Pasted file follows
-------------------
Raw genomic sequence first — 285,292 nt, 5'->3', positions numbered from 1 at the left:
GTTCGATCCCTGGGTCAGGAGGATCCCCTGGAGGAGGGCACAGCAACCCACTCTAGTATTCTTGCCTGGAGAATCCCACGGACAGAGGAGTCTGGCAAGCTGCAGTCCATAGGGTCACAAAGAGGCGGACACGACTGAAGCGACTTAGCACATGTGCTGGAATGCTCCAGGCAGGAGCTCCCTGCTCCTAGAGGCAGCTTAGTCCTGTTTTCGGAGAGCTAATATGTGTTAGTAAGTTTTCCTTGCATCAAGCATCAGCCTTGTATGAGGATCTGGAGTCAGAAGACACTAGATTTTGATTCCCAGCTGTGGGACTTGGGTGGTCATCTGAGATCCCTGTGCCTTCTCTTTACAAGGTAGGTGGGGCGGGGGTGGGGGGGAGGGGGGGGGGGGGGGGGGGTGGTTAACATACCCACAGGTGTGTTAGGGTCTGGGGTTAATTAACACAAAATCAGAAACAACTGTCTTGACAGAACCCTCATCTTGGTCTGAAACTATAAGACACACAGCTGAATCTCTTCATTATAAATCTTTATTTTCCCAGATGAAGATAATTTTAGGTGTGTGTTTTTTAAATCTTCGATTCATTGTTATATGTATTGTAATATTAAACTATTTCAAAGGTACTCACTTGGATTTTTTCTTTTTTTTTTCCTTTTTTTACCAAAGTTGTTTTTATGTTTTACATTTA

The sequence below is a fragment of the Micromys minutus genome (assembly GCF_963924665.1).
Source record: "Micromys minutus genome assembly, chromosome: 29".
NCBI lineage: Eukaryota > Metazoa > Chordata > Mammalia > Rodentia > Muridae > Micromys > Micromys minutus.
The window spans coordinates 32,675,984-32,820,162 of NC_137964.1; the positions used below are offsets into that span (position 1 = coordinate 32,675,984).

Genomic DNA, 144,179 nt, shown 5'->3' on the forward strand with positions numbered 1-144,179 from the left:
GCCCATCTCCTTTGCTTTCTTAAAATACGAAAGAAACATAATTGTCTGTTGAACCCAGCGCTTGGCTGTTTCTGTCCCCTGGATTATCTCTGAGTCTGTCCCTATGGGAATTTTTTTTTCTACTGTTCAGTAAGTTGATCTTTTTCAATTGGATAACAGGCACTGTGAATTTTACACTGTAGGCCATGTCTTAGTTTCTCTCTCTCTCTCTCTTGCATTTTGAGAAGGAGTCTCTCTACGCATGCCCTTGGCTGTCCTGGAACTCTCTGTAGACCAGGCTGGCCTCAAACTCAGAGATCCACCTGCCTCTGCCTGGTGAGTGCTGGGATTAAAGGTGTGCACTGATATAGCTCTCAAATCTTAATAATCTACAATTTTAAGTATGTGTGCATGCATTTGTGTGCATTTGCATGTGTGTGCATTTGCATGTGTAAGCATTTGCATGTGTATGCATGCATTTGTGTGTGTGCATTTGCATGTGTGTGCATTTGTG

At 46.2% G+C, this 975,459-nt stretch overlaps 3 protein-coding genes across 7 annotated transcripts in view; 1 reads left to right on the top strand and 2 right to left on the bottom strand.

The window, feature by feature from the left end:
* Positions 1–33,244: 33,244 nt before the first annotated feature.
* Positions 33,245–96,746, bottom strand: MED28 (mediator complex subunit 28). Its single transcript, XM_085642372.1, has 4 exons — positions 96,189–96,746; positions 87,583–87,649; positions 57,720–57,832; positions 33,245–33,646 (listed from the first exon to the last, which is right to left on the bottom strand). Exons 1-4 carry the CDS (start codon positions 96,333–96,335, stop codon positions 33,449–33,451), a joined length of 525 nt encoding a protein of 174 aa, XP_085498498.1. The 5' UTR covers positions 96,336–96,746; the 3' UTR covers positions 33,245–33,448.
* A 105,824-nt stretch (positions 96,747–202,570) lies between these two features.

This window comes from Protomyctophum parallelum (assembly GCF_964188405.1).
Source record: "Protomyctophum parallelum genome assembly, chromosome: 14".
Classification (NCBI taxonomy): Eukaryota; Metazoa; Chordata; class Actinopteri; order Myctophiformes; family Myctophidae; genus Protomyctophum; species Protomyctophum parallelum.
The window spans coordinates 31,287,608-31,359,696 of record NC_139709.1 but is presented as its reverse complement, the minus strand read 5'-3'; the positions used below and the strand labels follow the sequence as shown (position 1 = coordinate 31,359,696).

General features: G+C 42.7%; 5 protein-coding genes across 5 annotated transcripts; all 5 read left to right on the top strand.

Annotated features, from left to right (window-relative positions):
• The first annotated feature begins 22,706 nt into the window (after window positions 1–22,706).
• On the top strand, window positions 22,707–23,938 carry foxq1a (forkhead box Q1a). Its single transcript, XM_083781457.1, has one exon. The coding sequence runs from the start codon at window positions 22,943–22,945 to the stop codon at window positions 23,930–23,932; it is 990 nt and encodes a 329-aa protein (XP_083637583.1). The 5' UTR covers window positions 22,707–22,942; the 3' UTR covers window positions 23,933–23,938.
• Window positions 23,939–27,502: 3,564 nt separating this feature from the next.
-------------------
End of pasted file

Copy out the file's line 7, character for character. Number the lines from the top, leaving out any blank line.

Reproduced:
Genomic DNA, 144,179 nt, shown 5'->3' on the forward strand with positions numbered 1-144,179 from the left: